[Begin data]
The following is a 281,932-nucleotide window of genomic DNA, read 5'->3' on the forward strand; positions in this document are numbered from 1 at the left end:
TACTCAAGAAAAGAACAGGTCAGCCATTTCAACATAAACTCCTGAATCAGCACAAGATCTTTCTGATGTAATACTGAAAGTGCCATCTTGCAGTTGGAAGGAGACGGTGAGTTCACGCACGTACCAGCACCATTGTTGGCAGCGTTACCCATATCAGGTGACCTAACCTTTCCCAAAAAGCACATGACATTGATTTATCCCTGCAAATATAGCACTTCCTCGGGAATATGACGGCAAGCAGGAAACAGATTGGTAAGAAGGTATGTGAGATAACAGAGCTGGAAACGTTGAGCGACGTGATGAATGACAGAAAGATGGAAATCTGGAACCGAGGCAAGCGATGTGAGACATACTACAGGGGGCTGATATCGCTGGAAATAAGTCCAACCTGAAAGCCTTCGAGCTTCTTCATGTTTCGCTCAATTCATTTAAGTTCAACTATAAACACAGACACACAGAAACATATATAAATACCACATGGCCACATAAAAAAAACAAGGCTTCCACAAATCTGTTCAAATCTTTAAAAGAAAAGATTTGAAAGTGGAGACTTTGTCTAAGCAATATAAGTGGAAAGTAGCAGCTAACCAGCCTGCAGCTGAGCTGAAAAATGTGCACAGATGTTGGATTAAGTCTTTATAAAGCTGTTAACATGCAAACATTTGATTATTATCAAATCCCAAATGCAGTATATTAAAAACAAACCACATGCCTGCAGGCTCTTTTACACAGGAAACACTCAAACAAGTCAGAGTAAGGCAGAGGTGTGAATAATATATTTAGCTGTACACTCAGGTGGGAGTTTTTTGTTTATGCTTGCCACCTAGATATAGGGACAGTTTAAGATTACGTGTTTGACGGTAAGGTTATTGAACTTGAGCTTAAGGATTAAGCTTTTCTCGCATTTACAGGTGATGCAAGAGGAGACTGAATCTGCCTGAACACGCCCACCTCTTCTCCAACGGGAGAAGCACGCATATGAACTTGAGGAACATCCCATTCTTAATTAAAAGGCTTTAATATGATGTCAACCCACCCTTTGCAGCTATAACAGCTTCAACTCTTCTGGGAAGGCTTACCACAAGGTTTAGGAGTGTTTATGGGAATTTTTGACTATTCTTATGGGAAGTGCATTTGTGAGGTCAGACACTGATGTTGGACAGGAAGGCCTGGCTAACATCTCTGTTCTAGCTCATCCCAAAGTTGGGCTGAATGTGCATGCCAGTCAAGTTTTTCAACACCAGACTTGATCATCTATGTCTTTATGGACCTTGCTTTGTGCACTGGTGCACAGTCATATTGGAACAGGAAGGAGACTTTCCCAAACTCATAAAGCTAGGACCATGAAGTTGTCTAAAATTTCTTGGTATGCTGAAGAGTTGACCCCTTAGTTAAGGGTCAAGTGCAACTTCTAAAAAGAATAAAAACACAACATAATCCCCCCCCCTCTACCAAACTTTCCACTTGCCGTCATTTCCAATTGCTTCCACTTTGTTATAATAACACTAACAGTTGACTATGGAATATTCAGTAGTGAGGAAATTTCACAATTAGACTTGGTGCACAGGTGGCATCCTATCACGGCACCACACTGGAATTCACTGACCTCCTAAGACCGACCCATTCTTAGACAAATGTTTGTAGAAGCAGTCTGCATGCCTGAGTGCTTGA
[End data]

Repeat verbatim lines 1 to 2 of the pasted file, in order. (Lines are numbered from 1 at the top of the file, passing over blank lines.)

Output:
The following is a 281,932-nucleotide window of genomic DNA, read 5'->3' on the forward strand; positions in this document are numbered from 1 at the left end:
TACTCAAGAAAAGAACAGGTCAGCCATTTCAACATAAACTCCTGAATCAGCACAAGATCTTTCTGATGTAATACTGAAAGTGCCATCTTGCAGTTGGAAGGAGACGGTGAGTTCACGCACGTACCAGCACCATTGTTGGCAGCGTTACCCATATCAGGTGACCTAACCTTTCCCAAAAAGCACATGACATTGATTTATCCCTGCAAATATAGCACTTCCTCGGGAATATGACGGCAAGCAGGAAACAGATTGGTAAGAAGGTATGTGAGATAACAGAGCTGGAAACGTTGAGCGACGTGATGAATGACAGAAAGATGGAAATCTGGAACCGAGGCAAGCGATGTGAGACATACTACAGGGGGCTGATATCGCTGGAAATAAGTCCAACCTGAAAGCCTTCGAGCTTCTTCATGTTTCGCTCAATTCATTTAAGTTCAACTATAAACACAGACACACAGAAACATATATAAATACCACATGGCCACATAAAAAAAACAAGGCTTCCACAAATCTGTTCAAATCTTTAAAAGAAAAGATTTGAAAGTGGAGACTTTGTCTAAGCAATATAAGTGGAAAGTAGCAGCTAACCAGCCTGCAGCTGAGCTGAAAAATGTGCACAGATGTTGGATTAAGTCTTTATAAAGCTGTTAACATGCAAACATTTGATTATTATCAAATCCCAAATGCAGTATATTAAAAACAAACCACATGCCTGCAGGCTCTTTTACACAGGAAACACTCAAACAAGTCAGAGTAAGGCAGAGGTGTGAATAATATATTTAGCTGTACACTCAGGTGGGAGTTTTTTGTTTATGCTTGCCACCTAGATATAGGGACAGTTTAAGATTACGTGTTTGACGGTAAGGTTATTGAACTTGAGCTTAAGGATTAAGCTTTTCTCGCATTTACAGGTGATGCAAGAGGAGACTGAATCTGCCTGAACACGCCCACCTCTTCTCCAACGGGAGAAGCACGCATATGAACTTGAGGAACATCCCATTCTTAATTAAAAGGCTTTAATATGATGTCAACCCACCCTTTGCAGCTATAACAGCTTCAACTCTTCTGGGAAGGCTTACCACAAGGTTTAGGAGTGTTTATGGGAATTTTTGACTATTCTTATGGGAAGTGCATTTGTGAGGTCAGACACTGATGTTGGACAGGAAGGCCTGGCTAACATCTCTGTTCTAGCTCATCCCAAAGTTGGGCTGAATGTGCATGCCAGTCAAGTTTTTCAACACCAGACTTGATCATCTATGTCTTTATGGACCTTGCTTTGTGCACTGGTGCACAGTCATATTGGAACAGGAAGGAGACTTTCCCAAACTCATAAAGCTAGGACCATGAAGTTGTCTAAAATTTCTTGGTATGCTGAAGAGTTGACCCCTTAGTTAAGGGTCAAGTGCAACTTCTAAAAAGAATAAAAACACAACATAATCCCCCCCCCTCTACCAAACTTTCCACTTGCCGTCATTTCCAATTGCTTCCACTTTGTTATAATAACACTAACAGTTGACTATGGAATATTCAGTAGTGAGGAAATTTCACAATTAGACTTGGTGCACAGGTGGCATCCTATCACGGCACCACACTGGAATTCACTGACCTCCTAAGACCGACCCATTCTTAGACAAATGTTTGTAGAAGCAGTCTGCATGCCTGAGTGCTTGA